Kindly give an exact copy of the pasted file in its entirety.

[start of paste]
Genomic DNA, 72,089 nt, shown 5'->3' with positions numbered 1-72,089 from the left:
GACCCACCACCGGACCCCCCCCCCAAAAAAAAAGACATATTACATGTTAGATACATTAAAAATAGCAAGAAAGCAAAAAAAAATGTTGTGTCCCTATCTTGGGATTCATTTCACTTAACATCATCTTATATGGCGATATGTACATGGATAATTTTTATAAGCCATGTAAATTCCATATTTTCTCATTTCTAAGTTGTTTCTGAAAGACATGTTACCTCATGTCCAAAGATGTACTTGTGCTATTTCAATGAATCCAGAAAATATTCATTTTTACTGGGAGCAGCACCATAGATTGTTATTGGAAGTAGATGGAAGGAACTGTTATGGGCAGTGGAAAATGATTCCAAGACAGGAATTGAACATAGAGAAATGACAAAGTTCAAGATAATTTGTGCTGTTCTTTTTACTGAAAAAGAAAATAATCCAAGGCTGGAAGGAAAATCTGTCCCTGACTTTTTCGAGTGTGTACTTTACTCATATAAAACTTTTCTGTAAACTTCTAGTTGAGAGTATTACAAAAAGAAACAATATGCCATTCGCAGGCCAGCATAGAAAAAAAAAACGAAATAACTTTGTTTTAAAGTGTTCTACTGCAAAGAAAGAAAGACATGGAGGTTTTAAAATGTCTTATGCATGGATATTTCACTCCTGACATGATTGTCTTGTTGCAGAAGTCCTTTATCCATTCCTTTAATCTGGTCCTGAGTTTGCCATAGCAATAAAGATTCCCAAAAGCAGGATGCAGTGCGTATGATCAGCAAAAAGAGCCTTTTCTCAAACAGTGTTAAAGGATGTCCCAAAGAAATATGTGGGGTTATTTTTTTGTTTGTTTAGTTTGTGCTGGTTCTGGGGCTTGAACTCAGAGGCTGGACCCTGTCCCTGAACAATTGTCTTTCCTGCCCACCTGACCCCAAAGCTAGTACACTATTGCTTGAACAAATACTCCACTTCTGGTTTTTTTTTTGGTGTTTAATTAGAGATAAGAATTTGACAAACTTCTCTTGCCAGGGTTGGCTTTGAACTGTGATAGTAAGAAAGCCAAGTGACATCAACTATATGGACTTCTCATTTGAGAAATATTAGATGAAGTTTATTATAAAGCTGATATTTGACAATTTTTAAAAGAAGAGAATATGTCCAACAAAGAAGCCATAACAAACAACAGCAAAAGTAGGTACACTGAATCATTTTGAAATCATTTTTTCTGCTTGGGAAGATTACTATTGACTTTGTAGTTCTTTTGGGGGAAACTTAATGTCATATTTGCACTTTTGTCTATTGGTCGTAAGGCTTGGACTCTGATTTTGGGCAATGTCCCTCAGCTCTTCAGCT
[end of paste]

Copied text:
Genomic DNA, 72,089 nt, shown 5'->3' with positions numbered 1-72,089 from the left:
GACCCACCACCGGACCCCCCCCCCAAAAAAAAAGACATATTACATGTTAGATACATTAAAAATAGCAAGAAAGCAAAAAAAAATGTTGTGTCCCTATCTTGGGATTCATTTCACTTAACATCATCTTATATGGCGATATGTACATGGATAATTTTTATAAGCCATGTAAATTCCATATTTTCTCATTTCTAAGTTGTTTCTGAAAGACATGTTACCTCATGTCCAAAGATGTACTTGTGCTATTTCAATGAATCCAGAAAATATTCATTTTTACTGGGAGCAGCACCATAGATTGTTATTGGAAGTAGATGGAAGGAACTGTTATGGGCAGTGGAAAATGATTCCAAGACAGGAATTGAACATAGAGAAATGACAAAGTTCAAGATAATTTGTGCTGTTCTTTTTACTGAAAAAGAAAATAATCCAAGGCTGGAAGGAAAATCTGTCCCTGACTTTTTCGAGTGTGTACTTTACTCATATAAAACTTTTCTGTAAACTTCTAGTTGAGAGTATTACAAAAAGAAACAATATGCCATTCGCAGGCCAGCATAGAAAAAAAAAACGAAATAACTTTGTTTTAAAGTGTTCTACTGCAAAGAAAGAAAGACATGGAGGTTTTAAAATGTCTTATGCATGGATATTTCACTCCTGACATGATTGTCTTGTTGCAGAAGTCCTTTATCCATTCCTTTAATCTGGTCCTGAGTTTGCCATAGCAATAAAGATTCCCAAAAGCAGGATGCAGTGCGTATGATCAGCAAAAAGAGCCTTTTCTCAAACAGTGTTAAAGGATGTCCCAAAGAAATATGTGGGGTTATTTTTTTGTTTGTTTAGTTTGTGCTGGTTCTGGGGCTTGAACTCAGAGGCTGGACCCTGTCCCTGAACAATTGTCTTTCCTGCCCACCTGACCCCAAAGCTAGTACACTATTGCTTGAACAAATACTCCACTTCTGGTTTTTTTTTTGGTGTTTAATTAGAGATAAGAATTTGACAAACTTCTCTTGCCAGGGTTGGCTTTGAACTGTGATAGTAAGAAAGCCAAGTGACATCAACTATATGGACTTCTCATTTGAGAAATATTAGATGAAGTTTATTATAAAGCTGATATTTGACAATTTTTAAAAGAAGAGAATATGTCCAACAAAGAAGCCATAACAAACAACAGCAAAAGTAGGTACACTGAATCATTTTGAAATCATTTTTTCTGCTTGGGAAGATTACTATTGACTTTGTAGTTCTTTTGGGGGAAACTTAATGTCATATTTGCACTTTTGTCTATTGGTCGTAAGGCTTGGACTCTGATTTTGGGCAATGTCCCTCAGCTCTTCAGCT